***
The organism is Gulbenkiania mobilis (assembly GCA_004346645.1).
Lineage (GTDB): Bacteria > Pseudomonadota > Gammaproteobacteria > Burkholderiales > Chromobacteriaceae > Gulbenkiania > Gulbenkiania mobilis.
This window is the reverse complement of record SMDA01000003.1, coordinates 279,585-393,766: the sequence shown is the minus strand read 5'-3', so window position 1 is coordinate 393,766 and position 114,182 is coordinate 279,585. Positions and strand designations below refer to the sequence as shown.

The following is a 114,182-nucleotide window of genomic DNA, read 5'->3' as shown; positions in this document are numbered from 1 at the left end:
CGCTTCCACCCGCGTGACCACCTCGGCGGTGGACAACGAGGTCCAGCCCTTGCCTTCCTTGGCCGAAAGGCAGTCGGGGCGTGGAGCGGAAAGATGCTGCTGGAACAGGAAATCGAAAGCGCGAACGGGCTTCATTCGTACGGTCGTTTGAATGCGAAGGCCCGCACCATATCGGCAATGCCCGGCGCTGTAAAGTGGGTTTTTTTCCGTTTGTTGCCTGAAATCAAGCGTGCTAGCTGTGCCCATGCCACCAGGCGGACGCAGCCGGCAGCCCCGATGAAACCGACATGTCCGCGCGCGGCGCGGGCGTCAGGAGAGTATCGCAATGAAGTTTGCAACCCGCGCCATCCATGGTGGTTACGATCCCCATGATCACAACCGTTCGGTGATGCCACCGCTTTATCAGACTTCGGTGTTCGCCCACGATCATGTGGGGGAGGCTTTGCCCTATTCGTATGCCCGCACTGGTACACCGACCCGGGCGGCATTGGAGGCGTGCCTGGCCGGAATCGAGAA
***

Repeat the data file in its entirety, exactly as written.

The organism is Gulbenkiania mobilis (assembly GCA_004346645.1).
Lineage (GTDB): Bacteria > Pseudomonadota > Gammaproteobacteria > Burkholderiales > Chromobacteriaceae > Gulbenkiania > Gulbenkiania mobilis.
This window is the reverse complement of record SMDA01000003.1, coordinates 279,585-393,766: the sequence shown is the minus strand read 5'-3', so window position 1 is coordinate 393,766 and position 114,182 is coordinate 279,585. Positions and strand designations below refer to the sequence as shown.

The following is a 114,182-nucleotide window of genomic DNA, read 5'->3' as shown; positions in this document are numbered from 1 at the left end:
CGCTTCCACCCGCGTGACCACCTCGGCGGTGGACAACGAGGTCCAGCCCTTGCCTTCCTTGGCCGAAAGGCAGTCGGGGCGTGGAGCGGAAAGATGCTGCTGGAACAGGAAATCGAAAGCGCGAACGGGCTTCATTCGTACGGTCGTTTGAATGCGAAGGCCCGCACCATATCGGCAATGCCCGGCGCTGTAAAGTGGGTTTTTTTCCGTTTGTTGCCTGAAATCAAGCGTGCTAGCTGTGCCCATGCCACCAGGCGGACGCAGCCGGCAGCCCCGATGAAACCGACATGTCCGCGCGCGGCGCGGGCGTCAGGAGAGTATCGCAATGAAGTTTGCAACCCGCGCCATCCATGGTGGTTACGATCCCCATGATCACAACCGTTCGGTGATGCCACCGCTTTATCAGACTTCGGTGTTCGCCCACGATCATGTGGGGGAGGCTTTGCCCTATTCGTATGCCCGCACTGGTACACCGACCCGGGCGGCATTGGAGGCGTGCCTGGCCGGAATCGAGAA